The Gospel Coalition has been doing an intermittent series over the last year tagged “Deeper into Doctrine”. For people who prefer their theology in narrative form—and for post-moderns generally, if there are still any around—“doctrine” is a dirty word. But I don’t see any objection to formulating propositional summaries of core biblical ideas, provided that i) we don’t disengage from the critical interpretation of the texts; and ii) we don’t lose sight of the narrative framework. This is where I have a problem with Sam Storms’ definition of the doctrine of the second coming of Jesus:
The second coming of Jesus Christ is the personal (he won’t send an angel in his place), visible (every eye will see him), physical (he will come in the body in which he was crucified, raised, and glorified) return of Jesus to this earth to consummate the salvation of his people (Phil. 3:20-21; Heb. 9:28; 1 John 3:1-3), to be glorified in them (2 Thess. 1:10), and to inflict vengeance on those who have defied him and the gospel of grace (2 Thess. 1:8). At his first coming Jesus came as a suffering servant, a sacrificial lamb, “to put away sin by the sacrifice of himself” (Heb. 9:26), and to inaugurate the kingdom rule of God. We read in Hebrews 9:28 that he “will appear a second time, not to deal with sin but to save those who are eagerly waiting for him” and to consummate the kingdom in its fullness.
Doctrine inevitably gets constructed from the perspective of the church needing to define what it believes. A future “coming” of Jesus appears to be an important part of New Testament teaching, so the church has had to ask what it means to believe that, whether in the fourth century or the fifteenth century or the twenty-first century. So what we end up with is a doctrine that, as a matter of necessity, transcends historical context. The “second coming” has to apply to everybody’s future.
Critical interpretation of the New Testament, however, is currently pushing us to give much more weight to the original historical context, which is a Jewish context interpreted to a large degree by the scriptures and other Jewish writings from the period. On that basis the question we have to ask is: What were Jesus and his followers trying to say about their future—not ours, not everybody’s—when they spoke about him coming with the clouds of heaven? Why did they think that this was such a valuable resource for making sense of their historical outlook?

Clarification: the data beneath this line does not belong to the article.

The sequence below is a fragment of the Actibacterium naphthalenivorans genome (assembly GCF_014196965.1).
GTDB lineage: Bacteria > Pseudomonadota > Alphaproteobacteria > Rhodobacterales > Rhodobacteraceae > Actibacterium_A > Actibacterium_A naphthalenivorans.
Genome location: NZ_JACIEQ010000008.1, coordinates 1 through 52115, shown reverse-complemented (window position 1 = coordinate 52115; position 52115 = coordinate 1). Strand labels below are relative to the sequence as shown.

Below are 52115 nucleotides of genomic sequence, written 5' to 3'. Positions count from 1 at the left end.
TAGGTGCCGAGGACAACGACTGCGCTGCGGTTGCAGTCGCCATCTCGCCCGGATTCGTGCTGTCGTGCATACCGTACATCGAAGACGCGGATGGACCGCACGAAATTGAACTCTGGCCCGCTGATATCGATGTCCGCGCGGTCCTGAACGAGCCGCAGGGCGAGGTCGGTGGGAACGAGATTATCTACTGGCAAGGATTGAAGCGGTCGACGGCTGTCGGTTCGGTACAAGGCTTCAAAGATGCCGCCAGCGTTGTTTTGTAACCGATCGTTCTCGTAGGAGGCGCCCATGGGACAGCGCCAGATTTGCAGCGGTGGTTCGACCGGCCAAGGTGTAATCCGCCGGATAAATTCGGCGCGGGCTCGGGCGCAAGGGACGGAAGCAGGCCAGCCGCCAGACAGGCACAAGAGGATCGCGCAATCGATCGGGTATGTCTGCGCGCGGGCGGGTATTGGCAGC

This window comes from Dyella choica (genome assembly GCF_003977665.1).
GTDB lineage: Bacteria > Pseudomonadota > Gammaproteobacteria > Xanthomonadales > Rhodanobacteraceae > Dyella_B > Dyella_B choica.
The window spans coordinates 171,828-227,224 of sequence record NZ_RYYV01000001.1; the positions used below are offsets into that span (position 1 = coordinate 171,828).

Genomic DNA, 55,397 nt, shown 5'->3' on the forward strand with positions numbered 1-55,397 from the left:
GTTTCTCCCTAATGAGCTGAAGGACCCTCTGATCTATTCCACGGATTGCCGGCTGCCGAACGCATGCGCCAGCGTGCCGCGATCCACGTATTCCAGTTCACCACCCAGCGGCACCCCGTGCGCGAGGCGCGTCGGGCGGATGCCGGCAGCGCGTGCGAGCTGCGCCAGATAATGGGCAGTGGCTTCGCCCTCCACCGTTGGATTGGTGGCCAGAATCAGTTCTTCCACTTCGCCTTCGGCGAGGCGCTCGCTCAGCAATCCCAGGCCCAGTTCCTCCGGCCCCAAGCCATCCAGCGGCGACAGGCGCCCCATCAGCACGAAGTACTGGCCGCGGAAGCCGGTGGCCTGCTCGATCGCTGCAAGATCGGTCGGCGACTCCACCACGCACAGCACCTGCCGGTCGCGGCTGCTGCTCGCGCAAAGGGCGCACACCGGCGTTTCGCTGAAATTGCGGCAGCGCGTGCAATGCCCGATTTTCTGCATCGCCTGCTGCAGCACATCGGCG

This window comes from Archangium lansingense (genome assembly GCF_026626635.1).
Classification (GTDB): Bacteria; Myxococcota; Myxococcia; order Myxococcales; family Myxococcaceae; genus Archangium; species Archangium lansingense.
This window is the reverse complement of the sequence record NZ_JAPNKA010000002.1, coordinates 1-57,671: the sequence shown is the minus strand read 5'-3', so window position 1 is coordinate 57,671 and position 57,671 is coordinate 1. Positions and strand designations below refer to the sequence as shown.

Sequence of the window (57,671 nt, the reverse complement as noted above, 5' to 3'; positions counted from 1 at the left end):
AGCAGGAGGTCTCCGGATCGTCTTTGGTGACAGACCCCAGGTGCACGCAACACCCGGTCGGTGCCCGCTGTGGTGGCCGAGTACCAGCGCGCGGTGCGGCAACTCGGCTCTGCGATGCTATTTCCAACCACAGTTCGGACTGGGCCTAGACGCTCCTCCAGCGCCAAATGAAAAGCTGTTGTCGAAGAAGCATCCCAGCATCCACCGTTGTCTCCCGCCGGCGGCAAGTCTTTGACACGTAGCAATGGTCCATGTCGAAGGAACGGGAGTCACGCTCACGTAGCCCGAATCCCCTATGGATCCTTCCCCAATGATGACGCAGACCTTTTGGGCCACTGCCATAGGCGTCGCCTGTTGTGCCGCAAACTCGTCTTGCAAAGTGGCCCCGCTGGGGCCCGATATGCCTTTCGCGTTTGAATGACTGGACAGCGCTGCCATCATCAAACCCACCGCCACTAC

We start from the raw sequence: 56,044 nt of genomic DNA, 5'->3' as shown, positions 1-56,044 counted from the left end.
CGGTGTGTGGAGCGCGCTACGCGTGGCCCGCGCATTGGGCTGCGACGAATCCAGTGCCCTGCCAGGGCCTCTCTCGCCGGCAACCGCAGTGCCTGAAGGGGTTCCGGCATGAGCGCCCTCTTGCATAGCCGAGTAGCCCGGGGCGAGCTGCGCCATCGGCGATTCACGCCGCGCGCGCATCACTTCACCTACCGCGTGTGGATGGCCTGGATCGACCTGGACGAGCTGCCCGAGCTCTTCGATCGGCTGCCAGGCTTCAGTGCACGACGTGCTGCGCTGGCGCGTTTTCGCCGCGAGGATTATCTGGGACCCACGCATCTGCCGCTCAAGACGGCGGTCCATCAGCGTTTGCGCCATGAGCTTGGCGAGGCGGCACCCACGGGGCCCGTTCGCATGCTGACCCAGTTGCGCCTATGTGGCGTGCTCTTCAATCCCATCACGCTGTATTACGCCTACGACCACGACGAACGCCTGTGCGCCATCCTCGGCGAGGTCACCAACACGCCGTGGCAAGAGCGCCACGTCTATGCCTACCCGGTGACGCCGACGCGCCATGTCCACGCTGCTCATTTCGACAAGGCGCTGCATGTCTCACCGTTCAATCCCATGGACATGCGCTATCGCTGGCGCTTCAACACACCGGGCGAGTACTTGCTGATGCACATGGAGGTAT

The basic New Testament conception is of the Son of Man coming on the clouds, accompanied by angels, to defeat his enemies, deliver and reward his followers, and establish his kingdom. To his credit, Storms’ summary of the doctrine has more or less this narrative shape: Jesus returns to consummate the salvation of his people, to be glorified in them, and to inflict vengeance on the bad guys. But the context has been stretched so far that it has snapped, with one end fixed back in the first century and the other end pinned like the dangling tail of a donkey at the outer edge of world history.
This is doing doctrine at the expense of scripture.
The motif has its origins in Daniel 7:13-27, where the Son of Man represents Jews who remained loyal to the covenant in the face of intense persecution from the Hellenistic king Antiochus Epiphanes. Daniel’s Son of Man may be a real individual, a messiah; or he may be a symbolic representation of the persecuted saints of the Most High. But it’s the story that matters. When God’s people are oppressed by a more powerful pagan nation, God intervenes to judge the oppressor, deliver his people from their afflictions, and give a kingdom—dominion and rule over the nations—to the Son of Man who comes on the clouds of heaven.
So the Son of Man is part of a story—an actor in a drama that came to embody a central hope of righteous Israel under foreign occupation. The individual figure cannot be separated from the community of the persecuted saints of the Most High; and the community cannot be separated from the historical context.
We have to ask whether there is any reason not to think that Jesus and his followers used the motif in much the same way and for much the same purpose. I don’t think there is. Their argument is not that Jesus will come at the end of history to wrap everything up. It seems to me rather significant that when John does describe a final judgment and new creation (Rev. 20:11-21:8), he makes no reference to a Son of Man coming on the clouds of heaven. Narratively speaking, the motif doesn’t belong there.
The New Testament uses the motif to speak about a rather different type of event, to tell a story very much like the story that Daniel told. Jesus and his followers expect the early communities of believers to have to face severe persecution, first from the Jews, then from Rome. The Son of Man story, retold about Jesus, gives them the assurance—in appropriate prophetic language—that if they remain faithful to him and to the gospel, he will come with the glory and authority that he has received from the Father to deliver and vindicate them; and they will be given a share in his rule over the nations.
What matters to them is their immediate historical circumstances, their foreseeable future; and it is this—not the end-of-the-world—that the “doctrine” of the coming of Jesus with the clouds of heaven addresses.